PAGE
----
OBOR and Pakistan:
From Pakistan’s standpoint CPEC under the OBOR initiative holds great significance in terms of the potential economic benefits promised to a beleaguered nation. With details of the plan emerging after the publication in DAWN, there is greater clarity on CPEC and the planned Chinese growth. LTP is purportedly a detailed document drawn up by the China Development Bank and the National Development Reform Commission of China, which identifies certain priority areas in the context of Pakistan. Under the plan:
- Thousands of acres of agricultural land will be leased to Chinese enterprises to set up “demonstration projects” in various areas to enhance productivity and the use of technology.
- A system of monitoring and surveillance is planned to be built across cities from Peshawar to Karachi, for law and order purposes.
- A national fibre-optic network is to be built not only for internet traffic, but also terrestrial distribution of broadcast TV.
It is a fact that a state of the art surveillance system has been built for Lahore and is in operation. Apparently, the control room appears to mimic a scene from a Bond movie. The Chinese influence and acceptance in the social mainstream is being promoted through advertisements – the recent one being about Shaan spices, where a Chinese couple is shown settling in through adoption of local cuisine and culture.
The plan envisages building infrastructure and capacity in areas such as textiles, garments, cement, building materials, fertilizer, and agricultural technologies. One of the areas that is specifically mentioned is the development of special economic zones, which “must meet specified conditions, including availability of water…perfect infrastructure, sufficient supply of energy and the capacity of self-service power”. Thus, while the Chinese plan is to set-up and develop the infrastructure it is based on stringent requirements and conditionalities, which given the current state of affairs in Pakistan, might be difficult to meet.
Agriculture is the focal point for the Chinese covering the whole spectrum of the supply chain, where the Chinese enterprises will operate their own farms, processing facilities for fruits and vegetables and grain and have logistics to operate a large storage and transportation system for agrarian produce. The Chinese firms will aim to address the large gaps within the Pakistan agricultural sector and capitalize on such opportunities through introduction of systems and technology. The Chinese firms will be provided with concessionary financing and access within the Pakistan and Chinese governments.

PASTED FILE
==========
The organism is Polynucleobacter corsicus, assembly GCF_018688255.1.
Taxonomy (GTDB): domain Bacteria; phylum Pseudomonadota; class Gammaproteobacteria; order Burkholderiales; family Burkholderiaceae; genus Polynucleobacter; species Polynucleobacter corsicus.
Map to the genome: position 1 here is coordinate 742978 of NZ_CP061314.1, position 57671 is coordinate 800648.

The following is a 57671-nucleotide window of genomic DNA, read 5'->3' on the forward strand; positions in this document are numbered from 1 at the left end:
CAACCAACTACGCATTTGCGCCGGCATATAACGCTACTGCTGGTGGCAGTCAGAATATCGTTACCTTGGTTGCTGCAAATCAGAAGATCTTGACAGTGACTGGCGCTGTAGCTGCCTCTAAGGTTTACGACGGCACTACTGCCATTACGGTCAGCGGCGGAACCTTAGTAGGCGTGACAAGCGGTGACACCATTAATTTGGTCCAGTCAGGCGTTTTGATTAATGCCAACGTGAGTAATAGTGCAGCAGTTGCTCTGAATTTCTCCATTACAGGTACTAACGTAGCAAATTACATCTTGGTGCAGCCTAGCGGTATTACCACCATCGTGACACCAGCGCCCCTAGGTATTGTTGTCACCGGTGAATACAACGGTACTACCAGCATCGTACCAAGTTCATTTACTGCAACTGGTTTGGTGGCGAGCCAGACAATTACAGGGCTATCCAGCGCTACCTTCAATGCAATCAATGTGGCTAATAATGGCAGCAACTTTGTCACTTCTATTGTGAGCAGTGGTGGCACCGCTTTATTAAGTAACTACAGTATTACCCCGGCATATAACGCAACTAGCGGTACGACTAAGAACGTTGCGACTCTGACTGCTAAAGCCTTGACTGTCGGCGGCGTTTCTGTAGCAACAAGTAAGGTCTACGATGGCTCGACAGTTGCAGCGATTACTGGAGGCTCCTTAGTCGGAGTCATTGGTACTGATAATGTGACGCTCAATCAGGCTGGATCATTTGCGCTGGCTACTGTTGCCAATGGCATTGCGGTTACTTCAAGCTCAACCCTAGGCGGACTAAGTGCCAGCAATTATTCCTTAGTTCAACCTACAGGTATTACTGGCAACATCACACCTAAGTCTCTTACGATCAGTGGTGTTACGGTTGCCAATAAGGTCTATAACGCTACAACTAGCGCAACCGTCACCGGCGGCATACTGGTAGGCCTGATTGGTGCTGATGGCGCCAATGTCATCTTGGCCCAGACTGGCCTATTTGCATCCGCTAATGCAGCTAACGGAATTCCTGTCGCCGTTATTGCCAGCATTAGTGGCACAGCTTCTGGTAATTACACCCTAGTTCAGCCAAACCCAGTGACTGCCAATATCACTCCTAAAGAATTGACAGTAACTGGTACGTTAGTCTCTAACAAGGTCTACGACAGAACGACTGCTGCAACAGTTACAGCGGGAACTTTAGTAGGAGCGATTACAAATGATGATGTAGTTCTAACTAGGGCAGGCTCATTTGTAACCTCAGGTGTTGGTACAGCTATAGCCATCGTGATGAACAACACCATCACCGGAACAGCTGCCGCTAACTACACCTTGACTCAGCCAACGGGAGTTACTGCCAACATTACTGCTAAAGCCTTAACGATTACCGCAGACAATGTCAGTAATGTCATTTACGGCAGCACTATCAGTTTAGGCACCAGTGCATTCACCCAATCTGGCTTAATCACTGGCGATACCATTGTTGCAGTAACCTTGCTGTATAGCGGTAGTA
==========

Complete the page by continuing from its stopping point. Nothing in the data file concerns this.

Introduction of mechanization, scientific techniques in livestock breeding, development of hybrid varieties and precision irrigation is part of the LTP. The Chinese focus is on assisting the Kashgar Prefecture, which is plagued by a poverty incidence of 50 per cent, and vast distances that make it difficult to connect to larger markets to promote development. The other opportunity for the Chinese is the domestic market in Pakistan. How the local agricultural sector will fare in this ‘onslaught’ of the Chinese is difficult to assess. It could gain from the efficiencies planned by the Chinese through adoption, or it could languish in the face of competition if unable to establish their competiveness.
With the establishment of efficient supply chain networks and logistics the wastage in agricultural produce is expected to be reduced. Water conservation methods will reduce the incidence of seepage and help improve irrigation efficiency. Modern feed, livestock and meat processing plants would be set-up, with ancillary industries such as feed, vaccines, and food processing. In all cases Chinese enterprises are expected to take the lead and endeavor to forge alliances and strategic partnerships with local businesses. The opportunities are there for the Pakistan businesses to develop within this sphere of activity, how they grasp them will determine the future.
The industrial plan has split Pakistan into three industrial zones: western and northwestern, central and southern.
- The western and northwestern zone, covering most of Balochistan and KP province, is marked for mineral extraction, – chrome ore, gold, diamonds, and marble and looks to set up 12 marble and granite processing sites in locations ranging from Gilgit and Kohistan in the north, to Khuzdar in the south.
- The central zone is marked for textiles, household appliances and cement. Four separate locations are pointed out for future cement clusters: Daudkhel, Khushab, Esakhel and Mianwali. The interest in textile appears to be restricted to yarn and coarse cloth to feed the Xinjiang textile region.